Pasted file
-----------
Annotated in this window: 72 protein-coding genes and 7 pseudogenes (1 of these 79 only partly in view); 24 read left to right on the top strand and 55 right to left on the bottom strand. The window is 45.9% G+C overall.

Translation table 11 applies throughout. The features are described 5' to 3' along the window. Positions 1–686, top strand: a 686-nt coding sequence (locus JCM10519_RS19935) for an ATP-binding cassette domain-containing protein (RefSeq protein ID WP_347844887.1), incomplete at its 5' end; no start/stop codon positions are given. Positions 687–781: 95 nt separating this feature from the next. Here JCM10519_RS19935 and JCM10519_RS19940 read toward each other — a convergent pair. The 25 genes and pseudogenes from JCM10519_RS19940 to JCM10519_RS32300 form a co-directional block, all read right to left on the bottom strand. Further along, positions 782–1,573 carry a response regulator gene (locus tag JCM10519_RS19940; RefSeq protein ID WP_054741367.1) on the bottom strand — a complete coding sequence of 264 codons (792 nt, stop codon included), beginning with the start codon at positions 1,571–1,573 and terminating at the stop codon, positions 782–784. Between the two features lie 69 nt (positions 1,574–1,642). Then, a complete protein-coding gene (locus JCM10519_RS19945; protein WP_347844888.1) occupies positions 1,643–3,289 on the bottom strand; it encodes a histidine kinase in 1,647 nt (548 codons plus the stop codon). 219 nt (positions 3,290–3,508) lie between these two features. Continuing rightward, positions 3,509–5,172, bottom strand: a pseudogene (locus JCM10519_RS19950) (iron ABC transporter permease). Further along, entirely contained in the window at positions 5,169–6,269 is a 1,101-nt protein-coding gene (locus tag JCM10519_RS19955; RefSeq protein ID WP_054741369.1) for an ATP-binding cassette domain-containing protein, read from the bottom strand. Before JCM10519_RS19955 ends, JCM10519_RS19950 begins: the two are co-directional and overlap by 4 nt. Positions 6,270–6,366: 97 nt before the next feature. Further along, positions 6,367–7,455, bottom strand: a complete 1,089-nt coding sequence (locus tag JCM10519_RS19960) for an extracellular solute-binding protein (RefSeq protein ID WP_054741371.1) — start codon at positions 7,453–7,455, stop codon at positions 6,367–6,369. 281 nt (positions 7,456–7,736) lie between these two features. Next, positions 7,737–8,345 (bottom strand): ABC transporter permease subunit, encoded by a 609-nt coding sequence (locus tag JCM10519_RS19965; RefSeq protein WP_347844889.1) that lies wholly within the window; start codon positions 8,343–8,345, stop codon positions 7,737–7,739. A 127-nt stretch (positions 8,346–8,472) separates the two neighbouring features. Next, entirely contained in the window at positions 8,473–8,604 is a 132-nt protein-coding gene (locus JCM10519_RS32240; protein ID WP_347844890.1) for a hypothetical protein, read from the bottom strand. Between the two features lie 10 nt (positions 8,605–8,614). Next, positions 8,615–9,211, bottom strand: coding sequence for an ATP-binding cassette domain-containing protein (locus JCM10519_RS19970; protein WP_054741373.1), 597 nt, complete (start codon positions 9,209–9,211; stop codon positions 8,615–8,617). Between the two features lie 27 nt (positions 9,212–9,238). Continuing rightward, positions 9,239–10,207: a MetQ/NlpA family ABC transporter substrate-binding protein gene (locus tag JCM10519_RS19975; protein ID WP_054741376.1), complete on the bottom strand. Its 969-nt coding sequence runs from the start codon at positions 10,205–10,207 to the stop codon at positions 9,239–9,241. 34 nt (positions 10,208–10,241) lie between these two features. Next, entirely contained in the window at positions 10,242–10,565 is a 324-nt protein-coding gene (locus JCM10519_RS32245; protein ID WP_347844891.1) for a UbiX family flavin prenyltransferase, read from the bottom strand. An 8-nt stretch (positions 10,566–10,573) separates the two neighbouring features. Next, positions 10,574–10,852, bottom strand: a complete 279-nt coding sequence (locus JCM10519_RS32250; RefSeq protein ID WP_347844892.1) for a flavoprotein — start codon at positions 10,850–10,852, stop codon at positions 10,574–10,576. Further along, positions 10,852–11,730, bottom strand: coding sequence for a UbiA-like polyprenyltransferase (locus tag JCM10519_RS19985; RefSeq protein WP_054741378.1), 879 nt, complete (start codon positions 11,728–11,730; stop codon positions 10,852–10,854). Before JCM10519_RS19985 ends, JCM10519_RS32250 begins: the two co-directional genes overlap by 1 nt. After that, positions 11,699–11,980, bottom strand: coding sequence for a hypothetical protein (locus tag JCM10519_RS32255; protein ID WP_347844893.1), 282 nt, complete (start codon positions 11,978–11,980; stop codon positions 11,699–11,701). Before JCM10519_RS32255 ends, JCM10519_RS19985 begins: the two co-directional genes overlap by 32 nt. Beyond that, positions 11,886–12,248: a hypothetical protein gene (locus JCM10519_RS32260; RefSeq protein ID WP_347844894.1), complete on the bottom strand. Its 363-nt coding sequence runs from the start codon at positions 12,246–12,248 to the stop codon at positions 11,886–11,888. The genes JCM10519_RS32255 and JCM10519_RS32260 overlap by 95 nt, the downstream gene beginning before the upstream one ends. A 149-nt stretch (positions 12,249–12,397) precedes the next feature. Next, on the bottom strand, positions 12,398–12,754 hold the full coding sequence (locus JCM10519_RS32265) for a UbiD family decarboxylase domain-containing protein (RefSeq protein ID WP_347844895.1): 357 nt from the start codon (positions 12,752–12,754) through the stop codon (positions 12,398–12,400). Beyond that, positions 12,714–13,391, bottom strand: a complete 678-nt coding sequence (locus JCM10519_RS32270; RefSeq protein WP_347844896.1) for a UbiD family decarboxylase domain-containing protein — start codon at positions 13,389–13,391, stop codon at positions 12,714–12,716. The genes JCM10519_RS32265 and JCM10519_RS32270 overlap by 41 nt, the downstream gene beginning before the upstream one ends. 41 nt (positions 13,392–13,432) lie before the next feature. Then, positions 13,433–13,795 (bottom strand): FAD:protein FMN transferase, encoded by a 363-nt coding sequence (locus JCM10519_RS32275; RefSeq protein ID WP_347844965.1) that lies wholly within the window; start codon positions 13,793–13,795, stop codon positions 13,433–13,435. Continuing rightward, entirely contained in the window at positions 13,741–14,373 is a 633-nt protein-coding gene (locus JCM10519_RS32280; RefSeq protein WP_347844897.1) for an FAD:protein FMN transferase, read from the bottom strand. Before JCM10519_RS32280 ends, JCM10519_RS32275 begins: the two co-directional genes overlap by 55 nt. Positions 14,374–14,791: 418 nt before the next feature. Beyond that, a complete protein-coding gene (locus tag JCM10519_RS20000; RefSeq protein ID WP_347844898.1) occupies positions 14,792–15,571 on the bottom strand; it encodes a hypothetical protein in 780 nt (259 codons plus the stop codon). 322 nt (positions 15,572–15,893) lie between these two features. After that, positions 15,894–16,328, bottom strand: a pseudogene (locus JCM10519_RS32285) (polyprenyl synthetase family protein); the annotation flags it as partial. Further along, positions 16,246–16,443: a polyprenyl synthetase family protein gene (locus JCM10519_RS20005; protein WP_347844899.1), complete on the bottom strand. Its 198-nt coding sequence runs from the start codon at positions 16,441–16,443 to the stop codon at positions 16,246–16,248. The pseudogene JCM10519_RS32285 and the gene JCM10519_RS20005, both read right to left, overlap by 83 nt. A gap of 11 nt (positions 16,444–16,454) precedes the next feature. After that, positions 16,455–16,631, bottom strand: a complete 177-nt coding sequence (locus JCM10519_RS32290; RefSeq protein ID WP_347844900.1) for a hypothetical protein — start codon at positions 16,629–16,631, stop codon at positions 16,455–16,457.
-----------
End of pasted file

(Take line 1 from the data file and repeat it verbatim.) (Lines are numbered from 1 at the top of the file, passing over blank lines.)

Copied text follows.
Annotated in this window: 72 protein-coding genes and 7 pseudogenes (1 of these 79 only partly in view); 24 read left to right on the top strand and 55 right to left on the bottom strand. The window is 45.9% G+C overall.